From jamming sessions and rocking school assemblies to songwriting and recording in LA, UK band Flashfires are rising stars on the music scene. iSing’s ALEXA TERRY caught up with the boys: Fraser Roskilly (guitar), Toby Bartlett (drums), Alex Gonzato (vocals), Jon Cullis (guitar) and Liam Kinslow (bass).
How would you describe Flashfires, and who are your biggest musical influences?
Fraser & Liam: If you had to put a name on it, we would describe Flashfires as “rock”. In terms of influence: as individuals we all have our own tastes and, when we bring that to rehearsal, we find ourselves adding elements of indie, alternative rock and even country.
Fraser: I enjoy listening to and take influence from Coldplay and Kings of Leon. In terms of bands that our style resonates with, then I would say Arctic Monkeys and bands with big front men like Queen and The Rolling Stones. Alex is pretty extravagant!
Jon: Alex and I went to see The Rolling Stones in May and it was amazing. You can imagine what they were like in their prime and it was awesome to see them rocking out. For me, being a guitar player, I’m really in to Led Zeppelin and The Foo Fighters, too.
Liam: My love for music began in the noughties, post garage, and I have always loved David Bowie and The Strokes.
Alex: Def Leppard’s Phil Collen, told me that I remind him of Michael Hutchence and, since, In XS have become a big influence for me, as well as Freddie Mercury and Mick Jagger.
Alex, when you perform live there is definitely essence of Mick Jagger in your delivery. When you were younger you were involved in amateur dramatics and theatre productions. Did this help you to develop your front man persona?
A: Definitely! When we first started I was on guitar, but our manager made the suggestion that I be the front man. I always knew I could do it, but when the guitar comes off, you have no shield. I didn’t know what to do with my hands, but it seemed to come pretty naturally. My Mum and Godfather were involved in the arts and I think this helped me massively, especially as a singer. I went through a phase where I would come offstage with a tired throat and I don’t know how I would have survived performing night after night. When I started being the front man, I took singing lessons with my Godfather. Using your voice theatrically and singing in a rock band are completely different, but learning vocal technique has been really important.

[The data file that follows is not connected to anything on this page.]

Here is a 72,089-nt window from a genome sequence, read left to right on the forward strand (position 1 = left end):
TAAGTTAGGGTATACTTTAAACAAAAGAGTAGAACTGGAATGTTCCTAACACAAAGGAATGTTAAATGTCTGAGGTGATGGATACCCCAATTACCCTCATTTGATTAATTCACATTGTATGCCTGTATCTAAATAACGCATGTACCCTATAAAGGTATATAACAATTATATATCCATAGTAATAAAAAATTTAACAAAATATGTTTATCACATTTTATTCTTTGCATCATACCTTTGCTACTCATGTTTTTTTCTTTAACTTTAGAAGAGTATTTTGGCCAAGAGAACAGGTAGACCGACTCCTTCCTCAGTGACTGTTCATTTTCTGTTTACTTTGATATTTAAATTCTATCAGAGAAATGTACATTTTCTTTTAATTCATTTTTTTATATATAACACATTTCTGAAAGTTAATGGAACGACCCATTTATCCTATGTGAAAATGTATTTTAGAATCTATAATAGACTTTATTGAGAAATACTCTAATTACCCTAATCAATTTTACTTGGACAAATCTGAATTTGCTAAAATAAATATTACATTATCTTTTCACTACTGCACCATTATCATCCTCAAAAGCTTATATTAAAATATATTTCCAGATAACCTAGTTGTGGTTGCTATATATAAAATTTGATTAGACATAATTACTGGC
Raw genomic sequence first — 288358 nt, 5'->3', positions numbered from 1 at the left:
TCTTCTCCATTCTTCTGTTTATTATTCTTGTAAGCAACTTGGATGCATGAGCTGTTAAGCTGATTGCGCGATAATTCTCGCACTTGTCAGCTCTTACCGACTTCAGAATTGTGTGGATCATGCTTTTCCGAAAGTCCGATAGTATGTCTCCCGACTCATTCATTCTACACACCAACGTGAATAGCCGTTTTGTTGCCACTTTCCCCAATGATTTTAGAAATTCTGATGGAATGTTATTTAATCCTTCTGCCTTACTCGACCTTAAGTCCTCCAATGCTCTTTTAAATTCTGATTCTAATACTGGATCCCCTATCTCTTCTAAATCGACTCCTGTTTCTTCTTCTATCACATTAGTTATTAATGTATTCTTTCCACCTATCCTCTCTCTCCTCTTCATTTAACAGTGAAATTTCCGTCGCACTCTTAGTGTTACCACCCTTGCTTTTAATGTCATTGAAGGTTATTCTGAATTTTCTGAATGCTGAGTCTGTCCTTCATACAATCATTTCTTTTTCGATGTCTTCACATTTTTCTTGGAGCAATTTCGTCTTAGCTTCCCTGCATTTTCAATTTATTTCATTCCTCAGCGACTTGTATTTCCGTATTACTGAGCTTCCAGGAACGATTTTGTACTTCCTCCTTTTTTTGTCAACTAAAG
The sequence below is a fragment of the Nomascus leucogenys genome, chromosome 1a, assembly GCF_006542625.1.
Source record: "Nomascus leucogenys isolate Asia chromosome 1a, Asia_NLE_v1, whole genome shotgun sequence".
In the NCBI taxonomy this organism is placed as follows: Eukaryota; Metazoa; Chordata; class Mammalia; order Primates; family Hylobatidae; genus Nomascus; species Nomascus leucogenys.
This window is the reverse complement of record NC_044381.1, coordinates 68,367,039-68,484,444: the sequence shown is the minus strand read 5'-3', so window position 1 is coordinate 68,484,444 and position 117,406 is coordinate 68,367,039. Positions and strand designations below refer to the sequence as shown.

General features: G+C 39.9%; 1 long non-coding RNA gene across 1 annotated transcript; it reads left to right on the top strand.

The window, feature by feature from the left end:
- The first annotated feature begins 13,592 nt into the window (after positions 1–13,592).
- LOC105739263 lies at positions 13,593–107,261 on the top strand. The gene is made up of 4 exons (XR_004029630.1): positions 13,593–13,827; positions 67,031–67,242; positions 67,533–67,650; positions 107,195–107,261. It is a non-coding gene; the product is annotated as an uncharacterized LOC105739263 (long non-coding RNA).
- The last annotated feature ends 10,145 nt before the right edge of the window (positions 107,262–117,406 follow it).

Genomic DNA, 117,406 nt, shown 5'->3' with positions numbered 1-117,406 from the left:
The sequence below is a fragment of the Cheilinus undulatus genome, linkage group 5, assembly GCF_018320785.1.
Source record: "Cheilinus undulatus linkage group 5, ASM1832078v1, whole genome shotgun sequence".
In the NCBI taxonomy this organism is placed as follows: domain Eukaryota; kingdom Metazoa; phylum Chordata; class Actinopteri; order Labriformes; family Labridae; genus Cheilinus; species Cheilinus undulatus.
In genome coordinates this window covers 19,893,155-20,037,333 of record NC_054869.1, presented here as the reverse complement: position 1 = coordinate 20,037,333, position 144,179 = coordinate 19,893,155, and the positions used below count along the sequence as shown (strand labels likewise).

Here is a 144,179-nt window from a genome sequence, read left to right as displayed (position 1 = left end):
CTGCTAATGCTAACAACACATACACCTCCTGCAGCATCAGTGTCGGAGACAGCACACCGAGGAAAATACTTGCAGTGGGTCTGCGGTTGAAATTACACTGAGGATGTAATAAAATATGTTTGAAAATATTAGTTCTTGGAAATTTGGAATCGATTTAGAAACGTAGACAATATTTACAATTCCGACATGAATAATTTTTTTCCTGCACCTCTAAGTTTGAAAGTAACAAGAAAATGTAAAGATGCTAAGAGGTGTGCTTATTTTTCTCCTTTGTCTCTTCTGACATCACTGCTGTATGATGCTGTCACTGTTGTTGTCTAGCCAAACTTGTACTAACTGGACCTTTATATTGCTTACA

You visited Sacramento, California, to spend time at J Street Recorders Studio. How did you benefit from these visits? How did it compare to working in the UK?
J: In the US there seems to be an extra enthusiasm for our type of music. It was quite nice to go over and experience being in a studio as a band, and just being in that environment. We definitely learnt a lot; it made us feel more professional and that we were taken seriously as artists.
A: Our songwriting definitely benefited. Our producer would bring in songs and we would spend the day workshopping them to help us understand how to structure and improve our creative process.
F: I found that I got really into the nitty gritty of the production and recording side of things. Having an interest in equipment and experimenting with different microphones and pedals, for example, has really helped with our live sound, I think.
A: In America, the audiences are really geared up and seem to have a different mentality. Playing in London is the hardest, sometimes. On weekends, there are gigs in bars everywhere – it’s such a big market. There are bands just like us who are going down to London and playing which is why, on our recent tour, we have branched out to venues on the outskirts and into places like Bristol to reach audiences.